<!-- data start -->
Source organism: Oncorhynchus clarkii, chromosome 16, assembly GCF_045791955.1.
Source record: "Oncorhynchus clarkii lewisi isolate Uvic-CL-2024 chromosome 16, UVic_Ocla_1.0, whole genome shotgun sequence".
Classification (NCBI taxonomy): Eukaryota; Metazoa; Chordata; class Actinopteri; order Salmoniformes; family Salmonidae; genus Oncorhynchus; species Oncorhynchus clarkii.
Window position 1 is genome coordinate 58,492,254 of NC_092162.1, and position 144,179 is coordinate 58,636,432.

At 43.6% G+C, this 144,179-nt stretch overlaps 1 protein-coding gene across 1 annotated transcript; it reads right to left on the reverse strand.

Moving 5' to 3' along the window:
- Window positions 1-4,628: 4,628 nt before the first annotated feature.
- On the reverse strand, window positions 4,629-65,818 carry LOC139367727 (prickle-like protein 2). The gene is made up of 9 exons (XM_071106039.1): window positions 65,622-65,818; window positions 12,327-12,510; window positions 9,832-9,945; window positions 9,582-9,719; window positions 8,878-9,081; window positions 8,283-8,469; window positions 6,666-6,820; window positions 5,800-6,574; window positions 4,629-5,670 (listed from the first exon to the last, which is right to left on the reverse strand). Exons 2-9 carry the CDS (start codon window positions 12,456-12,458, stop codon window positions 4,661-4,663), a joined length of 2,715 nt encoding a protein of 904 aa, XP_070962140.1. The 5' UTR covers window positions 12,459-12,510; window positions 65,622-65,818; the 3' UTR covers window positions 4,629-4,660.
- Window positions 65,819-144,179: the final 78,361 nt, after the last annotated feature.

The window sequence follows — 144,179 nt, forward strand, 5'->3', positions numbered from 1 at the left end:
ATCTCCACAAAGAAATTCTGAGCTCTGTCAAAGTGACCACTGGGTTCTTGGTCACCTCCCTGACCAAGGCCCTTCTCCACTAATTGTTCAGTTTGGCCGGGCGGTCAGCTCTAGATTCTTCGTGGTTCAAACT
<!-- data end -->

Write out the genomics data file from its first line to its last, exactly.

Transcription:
Source organism: Oncorhynchus clarkii, chromosome 16, assembly GCF_045791955.1.
Source record: "Oncorhynchus clarkii lewisi isolate Uvic-CL-2024 chromosome 16, UVic_Ocla_1.0, whole genome shotgun sequence".
Classification (NCBI taxonomy): Eukaryota; Metazoa; Chordata; class Actinopteri; order Salmoniformes; family Salmonidae; genus Oncorhynchus; species Oncorhynchus clarkii.
Window position 1 is genome coordinate 58,492,254 of NC_092162.1, and position 144,179 is coordinate 58,636,432.

At 43.6% G+C, this 144,179-nt stretch overlaps 1 protein-coding gene across 1 annotated transcript; it reads right to left on the reverse strand.

Moving 5' to 3' along the window:
- Window positions 1-4,628: 4,628 nt before the first annotated feature.
- On the reverse strand, window positions 4,629-65,818 carry LOC139367727 (prickle-like protein 2). The gene is made up of 9 exons (XM_071106039.1): window positions 65,622-65,818; window positions 12,327-12,510; window positions 9,832-9,945; window positions 9,582-9,719; window positions 8,878-9,081; window positions 8,283-8,469; window positions 6,666-6,820; window positions 5,800-6,574; window positions 4,629-5,670 (listed from the first exon to the last, which is right to left on the reverse strand). Exons 2-9 carry the CDS (start codon window positions 12,456-12,458, stop codon window positions 4,661-4,663), a joined length of 2,715 nt encoding a protein of 904 aa, XP_070962140.1. The 5' UTR covers window positions 12,459-12,510; window positions 65,622-65,818; the 3' UTR covers window positions 4,629-4,660.
- Window positions 65,819-144,179: the final 78,361 nt, after the last annotated feature.

The window sequence follows — 144,179 nt, forward strand, 5'->3', positions numbered from 1 at the left end:
ATCTCCACAAAGAAATTCTGAGCTCTGTCAAAGTGACCACTGGGTTCTTGGTCACCTCCCTGACCAAGGCCCTTCTCCACTAATTGTTCAGTTTGGCCGGGCGGTCAGCTCTAGATTCTTCGTGGTTCAAACT